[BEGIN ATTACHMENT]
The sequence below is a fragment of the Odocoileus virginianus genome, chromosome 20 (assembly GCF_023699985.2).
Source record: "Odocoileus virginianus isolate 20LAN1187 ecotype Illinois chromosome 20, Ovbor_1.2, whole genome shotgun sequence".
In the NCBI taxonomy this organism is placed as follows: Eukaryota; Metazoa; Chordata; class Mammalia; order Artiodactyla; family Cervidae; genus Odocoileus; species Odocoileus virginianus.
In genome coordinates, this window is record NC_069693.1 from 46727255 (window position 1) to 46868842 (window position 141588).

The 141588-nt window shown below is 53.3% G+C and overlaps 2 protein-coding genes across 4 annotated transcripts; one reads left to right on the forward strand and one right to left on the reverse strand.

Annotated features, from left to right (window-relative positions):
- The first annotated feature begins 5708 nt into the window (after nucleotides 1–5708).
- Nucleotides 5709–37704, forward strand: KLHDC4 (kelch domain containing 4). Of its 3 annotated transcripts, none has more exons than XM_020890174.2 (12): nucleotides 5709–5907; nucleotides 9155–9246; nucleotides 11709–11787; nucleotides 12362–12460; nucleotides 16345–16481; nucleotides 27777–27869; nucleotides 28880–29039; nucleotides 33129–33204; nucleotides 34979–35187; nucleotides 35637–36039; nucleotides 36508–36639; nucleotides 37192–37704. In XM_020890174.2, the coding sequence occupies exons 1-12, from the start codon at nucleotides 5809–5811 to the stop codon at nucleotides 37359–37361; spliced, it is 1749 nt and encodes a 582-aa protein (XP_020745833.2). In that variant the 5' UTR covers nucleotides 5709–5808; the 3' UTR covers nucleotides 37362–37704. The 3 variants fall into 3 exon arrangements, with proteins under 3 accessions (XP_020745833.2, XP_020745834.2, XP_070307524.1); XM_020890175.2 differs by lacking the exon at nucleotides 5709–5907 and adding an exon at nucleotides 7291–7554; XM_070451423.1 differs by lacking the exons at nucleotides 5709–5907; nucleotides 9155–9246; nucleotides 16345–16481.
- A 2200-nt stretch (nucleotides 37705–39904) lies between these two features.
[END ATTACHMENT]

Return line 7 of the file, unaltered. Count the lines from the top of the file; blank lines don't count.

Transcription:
- The first annotated feature begins 5708 nt into the window (after nucleotides 1–5708).